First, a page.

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News & Features » July 2013 » “The Murdered Ghost” by Timmy Reed

“The Murdered Ghost” by Timmy Reed

Mondays Are Murder features brand-new noir fiction modeled after our award-winning Noir Series. Each story is an original one, and each takes place in a distinct location. Our web model for the series has one more restraint: a 750-word limit. Sound like murder? It is. But so are Mondays.

This week, Timmy Reed tells the haunting tale of how a ghost came to be. Next week, Vincent Francone’s Chicago killer thinks of using foie gras to force his victim to meet his end.

The Murdered GhostTimmy Reed
by Timmy Reed
Charles North, Baltimore, Maryland

There was a murdered corpse found across the street from us, on the top floor of the vacant house at the end of the block, across the alley from the KFC. The house is no longer vacant. It has been renovated and new tenants have moved into the apartment where the body was found. There are only a couple of vacant houses left in the row now, and all of the units on our side of the street are full; I see the windows lit up like eyes in the masonry on my way home at night. The neighborhood is changing.

When the authorities discovered the body, the anonymous victim had been hung on a chain from the skylight, then set afire and severed at the neck nearly all the way. His body was hanging from the chain by a flap of muscle and skin when they found him. That’s what everyone was saying the next morning at the bus stop and on their stoops, around the Hess station and in line at the KFC. The KFC still makes the neighborhood smell like bubbling meat.

More than a year later, the city was done talking about it. They had moved on to other bits of fatal gossip, like the execution outside the Korean restaurant, or the out-of-town med student on his cell phone, or the burglar who had his arm chopped off with a samurai sword. But my girlfriend and I had not stopped talking about the unsolved immolation/hanging/decapitation.

That was our murder.

We’d stayed up late the night it happened and watched the event out the window. There hadn’t been that much activity on our block since one of the neighborhood kids had a birthday party with a full drumline and dancers in top hats and glittery short-shorts. The lights dancing on top of the police cars and fire trucks made the scene look almost festive, which made everything all the more tragic. We made popcorn and, instead of looking at the TV that night, we watched the men doing their jobs. We kept all the windows open to let the scene inside. I think both of us wanted something in the air to feel different. We wanted something to reassure us that life was sacred. We wanted to know that something, anything, happens when you die.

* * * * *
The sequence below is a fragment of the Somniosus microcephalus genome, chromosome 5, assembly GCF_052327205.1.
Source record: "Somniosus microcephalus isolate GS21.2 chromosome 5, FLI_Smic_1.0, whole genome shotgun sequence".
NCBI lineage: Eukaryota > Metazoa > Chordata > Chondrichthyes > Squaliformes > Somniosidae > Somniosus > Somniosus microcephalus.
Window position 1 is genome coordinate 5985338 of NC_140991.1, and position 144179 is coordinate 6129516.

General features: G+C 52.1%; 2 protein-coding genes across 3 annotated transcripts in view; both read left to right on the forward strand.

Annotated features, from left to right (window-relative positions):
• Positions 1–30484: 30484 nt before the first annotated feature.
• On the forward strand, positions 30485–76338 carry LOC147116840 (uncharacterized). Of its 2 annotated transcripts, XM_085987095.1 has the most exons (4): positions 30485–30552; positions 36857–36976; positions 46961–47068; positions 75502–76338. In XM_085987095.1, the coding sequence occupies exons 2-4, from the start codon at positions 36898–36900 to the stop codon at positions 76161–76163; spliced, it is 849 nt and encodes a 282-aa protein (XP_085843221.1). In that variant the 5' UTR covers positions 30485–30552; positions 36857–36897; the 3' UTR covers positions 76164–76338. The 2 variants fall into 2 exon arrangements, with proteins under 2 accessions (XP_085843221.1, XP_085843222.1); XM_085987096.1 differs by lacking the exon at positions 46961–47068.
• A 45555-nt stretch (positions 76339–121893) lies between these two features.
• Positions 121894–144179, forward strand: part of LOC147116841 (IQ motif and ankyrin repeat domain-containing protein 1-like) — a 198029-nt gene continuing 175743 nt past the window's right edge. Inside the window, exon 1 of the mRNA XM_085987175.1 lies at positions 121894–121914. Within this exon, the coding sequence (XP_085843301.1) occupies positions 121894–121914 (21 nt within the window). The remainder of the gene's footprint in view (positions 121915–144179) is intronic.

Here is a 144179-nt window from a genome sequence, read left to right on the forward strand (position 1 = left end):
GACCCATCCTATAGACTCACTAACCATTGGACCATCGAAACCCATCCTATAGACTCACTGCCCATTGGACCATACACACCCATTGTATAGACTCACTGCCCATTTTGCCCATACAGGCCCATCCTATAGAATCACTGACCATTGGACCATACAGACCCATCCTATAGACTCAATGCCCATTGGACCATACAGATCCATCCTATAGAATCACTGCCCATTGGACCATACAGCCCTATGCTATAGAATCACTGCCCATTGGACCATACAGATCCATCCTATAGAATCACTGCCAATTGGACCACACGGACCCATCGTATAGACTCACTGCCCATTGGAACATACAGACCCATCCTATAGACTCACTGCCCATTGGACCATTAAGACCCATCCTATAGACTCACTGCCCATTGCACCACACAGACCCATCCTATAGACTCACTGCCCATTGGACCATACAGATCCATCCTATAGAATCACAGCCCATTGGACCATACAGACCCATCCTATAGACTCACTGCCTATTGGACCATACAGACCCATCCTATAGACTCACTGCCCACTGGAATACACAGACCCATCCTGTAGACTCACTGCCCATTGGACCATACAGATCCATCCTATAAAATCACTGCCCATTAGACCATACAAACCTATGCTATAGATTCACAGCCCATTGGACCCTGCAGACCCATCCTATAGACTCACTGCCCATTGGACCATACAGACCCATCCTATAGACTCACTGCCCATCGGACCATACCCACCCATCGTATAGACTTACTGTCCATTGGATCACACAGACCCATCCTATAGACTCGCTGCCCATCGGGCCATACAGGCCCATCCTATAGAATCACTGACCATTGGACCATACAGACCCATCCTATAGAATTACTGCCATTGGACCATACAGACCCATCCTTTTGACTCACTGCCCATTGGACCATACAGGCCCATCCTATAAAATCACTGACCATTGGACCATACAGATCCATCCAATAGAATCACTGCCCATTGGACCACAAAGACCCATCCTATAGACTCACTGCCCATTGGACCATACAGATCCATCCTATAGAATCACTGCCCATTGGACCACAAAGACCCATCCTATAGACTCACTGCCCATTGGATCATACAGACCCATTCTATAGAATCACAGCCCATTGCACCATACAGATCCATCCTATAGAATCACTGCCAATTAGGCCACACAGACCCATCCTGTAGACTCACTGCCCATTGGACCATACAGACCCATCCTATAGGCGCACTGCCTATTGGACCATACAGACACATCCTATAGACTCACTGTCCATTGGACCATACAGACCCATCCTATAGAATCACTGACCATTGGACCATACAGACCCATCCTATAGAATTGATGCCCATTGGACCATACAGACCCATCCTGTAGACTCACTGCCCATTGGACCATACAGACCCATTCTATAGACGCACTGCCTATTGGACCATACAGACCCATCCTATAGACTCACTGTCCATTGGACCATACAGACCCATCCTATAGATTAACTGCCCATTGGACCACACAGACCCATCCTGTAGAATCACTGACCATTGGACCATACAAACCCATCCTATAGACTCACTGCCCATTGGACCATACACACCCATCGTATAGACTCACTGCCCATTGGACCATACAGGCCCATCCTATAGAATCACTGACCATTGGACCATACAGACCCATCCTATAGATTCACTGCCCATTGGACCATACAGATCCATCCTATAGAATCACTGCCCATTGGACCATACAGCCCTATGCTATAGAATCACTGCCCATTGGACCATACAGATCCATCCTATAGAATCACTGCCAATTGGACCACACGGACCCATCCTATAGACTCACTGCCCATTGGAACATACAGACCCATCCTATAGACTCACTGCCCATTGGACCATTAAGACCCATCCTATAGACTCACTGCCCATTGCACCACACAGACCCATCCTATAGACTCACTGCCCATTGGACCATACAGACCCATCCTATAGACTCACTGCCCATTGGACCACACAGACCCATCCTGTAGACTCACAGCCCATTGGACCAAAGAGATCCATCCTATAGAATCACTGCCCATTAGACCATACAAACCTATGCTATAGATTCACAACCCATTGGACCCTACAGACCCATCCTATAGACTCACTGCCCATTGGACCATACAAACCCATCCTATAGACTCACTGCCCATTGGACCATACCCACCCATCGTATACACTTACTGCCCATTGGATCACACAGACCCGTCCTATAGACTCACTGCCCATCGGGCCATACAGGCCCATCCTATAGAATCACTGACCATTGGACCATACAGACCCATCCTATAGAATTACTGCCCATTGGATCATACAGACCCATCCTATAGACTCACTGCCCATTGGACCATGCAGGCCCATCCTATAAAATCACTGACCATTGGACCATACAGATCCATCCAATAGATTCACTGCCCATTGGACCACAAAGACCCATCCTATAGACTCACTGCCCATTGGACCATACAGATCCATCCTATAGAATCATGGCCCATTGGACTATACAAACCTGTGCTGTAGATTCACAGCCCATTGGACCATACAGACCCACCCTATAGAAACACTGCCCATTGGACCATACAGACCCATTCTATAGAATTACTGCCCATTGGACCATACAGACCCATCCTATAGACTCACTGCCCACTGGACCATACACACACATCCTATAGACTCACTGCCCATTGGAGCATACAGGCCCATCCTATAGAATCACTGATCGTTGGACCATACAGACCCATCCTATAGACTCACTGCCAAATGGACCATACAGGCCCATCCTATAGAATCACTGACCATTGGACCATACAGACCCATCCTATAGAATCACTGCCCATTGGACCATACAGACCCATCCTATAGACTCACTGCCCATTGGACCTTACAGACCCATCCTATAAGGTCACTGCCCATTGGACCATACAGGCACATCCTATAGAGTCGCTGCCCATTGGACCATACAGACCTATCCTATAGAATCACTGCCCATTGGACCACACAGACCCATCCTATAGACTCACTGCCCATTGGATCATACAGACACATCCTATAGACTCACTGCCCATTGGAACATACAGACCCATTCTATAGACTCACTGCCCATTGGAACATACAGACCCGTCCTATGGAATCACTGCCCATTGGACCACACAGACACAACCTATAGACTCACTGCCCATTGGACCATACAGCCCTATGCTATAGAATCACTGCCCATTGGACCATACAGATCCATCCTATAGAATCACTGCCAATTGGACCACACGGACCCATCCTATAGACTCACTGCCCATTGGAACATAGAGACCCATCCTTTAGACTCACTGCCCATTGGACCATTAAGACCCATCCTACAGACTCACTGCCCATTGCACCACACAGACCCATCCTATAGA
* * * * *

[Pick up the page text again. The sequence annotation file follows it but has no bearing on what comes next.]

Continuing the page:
Neither of us could resist telling the new tenants about the murder. We walked past their stoop one evening on our way for summer cocktails, and we made it all the way to the end of the block without saying anything before we had to turn around. The murder was burning the tip of our tongues. We had to let it out to breathe. We had to create a ghost because we thought the murder—a forgotten crime, probably drug-related and of little consequence to the community—deserved one. We thought dead people deserved to have ghosts.

Our new neighbors weren’t interested in the murder, much less the ghost. I’m not sure they believed us about either. One of them said “Grody,” I think, but that was about it. They haven’t said anything since. They look happy and unaware of death when I see them having drinks outside on their stoop. One time, they called the neighborhood “vibrant.”

The ghost we created still lives here. He wanders the neighborhood. His head hangs off his neck like a hooded sweatshirt. His skin is still on fire and the chain he was suspended from in death now drags behind him like the leash of an escaped dog. His life as a ghost is simple. He watches the remaining vacant houses for signs of development. He does a little dance whenever a police cruiser rolls past. He does not search for his killers like the ghosts in the movies. Like everyone else, our ghost has given up on finding them. My thought is that he sticks around to keep our minds at ease about death.

It isn’t working.


TIMMY REED is a writer from Baltimore, Maryland. He has recently published or has work forthcoming from a number of places including Vol. 1 Brooklyn, Everyday Genius, The Chaffey Review, and Keep This Bag Away From Children. He edits the What Lit section for Baltimore’s What Weekly magazine and recently published a collection of short stories, Tell God I Don’t Exist, which you can learn more about here: http://underratedanimals.wordpress.com/tell-god-i-dont-exist/


Would you like to submit a story to the Mondays Are Murder series? Here are the guidelines:

—Your story should be set in a distinct location of any neighborhood in any city, anywhere in the world, but it should be a story that could only be set in the neighborhood you chose.
—Include the neighborhood, city, state, and country next to your byline.
—Your story should be Noir. What is Noir? We’ll know it when we see it.
—Your story should not exceed 750 words.
—E-mail your submission to info@akashicbooks.com. Please paste the story into the body of the email, and also attach it as a PDF file.

Posted: Jul 1, 2013

Category: Original Fiction, Mondays Are Murder | Tags: , , , ,